1. ^ "Invasive Candidiasis | Candidiasis | Types of Fungal Diseases | Fungal Diseases | CDC". www.cdc.gov. Retrieved 2017-04-02.
  2. ^ a b c d e f g "Candidiasis (Invasive) – Infectious Diseases". MSD Manual Professional Edition. Retrieved 2017-04-06.
  3. ^ "Symptoms | Invasive Candidiasis | Candidiasis | Types of Diseases | Fungal Diseases | CDC". www.cdc.gov. Retrieved 2017-04-03.
  4. ^ a b c d e Yapar, Nur (2014-01-01). "Epidemiology and risk factors for invasive candidiasis". Therapeutics and Clinical Risk Management. 10: 95–105. doi:10.2147/TCRM.S40160. ISSN 1176-6336. PMC 3928396. PMID 24611015.
  5. ^ "Fatal Fungus Linked to 4 New Deaths – What You Need to Know". 2016-11-07. Retrieved 2017-04-04.
  6. ^ a b c d e f g h i j "Clinical Alert to U.S. Healthcare Facilities – Fungal Diseases | CDC". www.cdc.gov. June 2016. Retrieved 2017-04-06.
  7. ^ a b c d e f g h i j k l m n o p q r s Kullberg, Bart Jan; Arendrup, Maiken C. (2015-10-08). "Invasive Candidiasis". The New England Journal of Medicine. 373 (15): 1445–1456. doi:10.1056/NEJMra1315399. ISSN 1533-4406. PMID 26444731.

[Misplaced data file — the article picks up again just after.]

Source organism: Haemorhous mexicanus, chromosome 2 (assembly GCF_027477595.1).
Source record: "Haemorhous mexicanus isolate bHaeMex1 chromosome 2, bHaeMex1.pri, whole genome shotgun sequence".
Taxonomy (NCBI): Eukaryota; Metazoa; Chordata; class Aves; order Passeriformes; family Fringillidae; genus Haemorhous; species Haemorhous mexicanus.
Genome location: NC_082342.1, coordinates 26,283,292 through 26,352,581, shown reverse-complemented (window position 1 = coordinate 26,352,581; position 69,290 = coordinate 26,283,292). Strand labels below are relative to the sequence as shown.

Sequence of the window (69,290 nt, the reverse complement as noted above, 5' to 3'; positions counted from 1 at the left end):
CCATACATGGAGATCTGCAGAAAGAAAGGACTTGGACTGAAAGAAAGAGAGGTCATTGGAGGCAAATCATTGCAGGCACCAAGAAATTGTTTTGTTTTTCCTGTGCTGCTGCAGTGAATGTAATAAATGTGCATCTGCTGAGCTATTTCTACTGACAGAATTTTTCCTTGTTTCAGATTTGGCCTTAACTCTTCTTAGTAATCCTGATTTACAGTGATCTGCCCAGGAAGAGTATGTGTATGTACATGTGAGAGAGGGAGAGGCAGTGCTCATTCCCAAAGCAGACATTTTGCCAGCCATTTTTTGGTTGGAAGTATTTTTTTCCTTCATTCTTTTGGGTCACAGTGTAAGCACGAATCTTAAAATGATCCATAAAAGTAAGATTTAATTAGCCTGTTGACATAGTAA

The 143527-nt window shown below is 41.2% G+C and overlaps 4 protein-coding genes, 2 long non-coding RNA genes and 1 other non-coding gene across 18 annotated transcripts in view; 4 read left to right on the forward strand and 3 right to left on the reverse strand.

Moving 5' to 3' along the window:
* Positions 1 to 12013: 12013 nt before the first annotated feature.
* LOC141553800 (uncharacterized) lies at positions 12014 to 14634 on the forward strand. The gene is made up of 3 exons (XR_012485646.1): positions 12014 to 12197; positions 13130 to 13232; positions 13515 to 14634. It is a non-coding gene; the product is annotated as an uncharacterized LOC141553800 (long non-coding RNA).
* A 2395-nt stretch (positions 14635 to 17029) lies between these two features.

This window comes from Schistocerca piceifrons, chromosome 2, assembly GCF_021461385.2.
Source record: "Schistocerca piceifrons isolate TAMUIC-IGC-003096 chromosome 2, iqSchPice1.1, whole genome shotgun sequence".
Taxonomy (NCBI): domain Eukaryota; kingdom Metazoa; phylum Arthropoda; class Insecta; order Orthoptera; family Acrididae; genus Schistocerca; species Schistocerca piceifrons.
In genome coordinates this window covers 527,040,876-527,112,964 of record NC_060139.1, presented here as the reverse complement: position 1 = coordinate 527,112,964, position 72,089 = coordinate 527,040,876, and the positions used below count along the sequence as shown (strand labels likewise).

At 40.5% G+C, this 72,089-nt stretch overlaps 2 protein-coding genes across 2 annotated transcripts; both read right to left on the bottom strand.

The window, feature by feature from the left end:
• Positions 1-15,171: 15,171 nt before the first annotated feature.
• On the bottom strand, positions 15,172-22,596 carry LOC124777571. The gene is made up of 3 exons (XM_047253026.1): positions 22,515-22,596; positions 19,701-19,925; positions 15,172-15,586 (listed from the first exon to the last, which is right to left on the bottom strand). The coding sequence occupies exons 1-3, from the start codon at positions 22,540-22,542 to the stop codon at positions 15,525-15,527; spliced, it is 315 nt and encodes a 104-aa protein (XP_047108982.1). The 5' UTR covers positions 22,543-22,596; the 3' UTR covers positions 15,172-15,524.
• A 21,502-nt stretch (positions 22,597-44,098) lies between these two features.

8. ^ "Diagnosis and Testing | Invasive Candidiasis | Candidiasis | Types of Diseases | Fungal Diseases | CDC". www.cdc.gov. Retrieved 2017-04-03.
  9. ^ Vincenzi, V.; Fioroni, E.; Benvegnù, B.; De Angelis, M.; Bartolucci, L.; Gradoli, C.; Valori, C. (1985-05-12). "[Effects of calcium antagonists on pancreatic endocrine secretion]". Minerva Medica. 76 (19–20): 919–921. ISSN 0026-4806. PMID 3889722.
  10. ^ a b "Treatment | Invasive Candidiasis | Candidiasis | Types of Diseases | Fungal Diseases | CDC". www.cdc.gov. Retrieved 2017-04-03.
  11. ^ a b c d "Statistics | Invasive Candidiasis | Candidiasis | Types of Diseases | Fungal Diseases | CDC". www.cdc.gov. Retrieved 2017-04-03.

Further reading[edit]

External links[edit]

Classification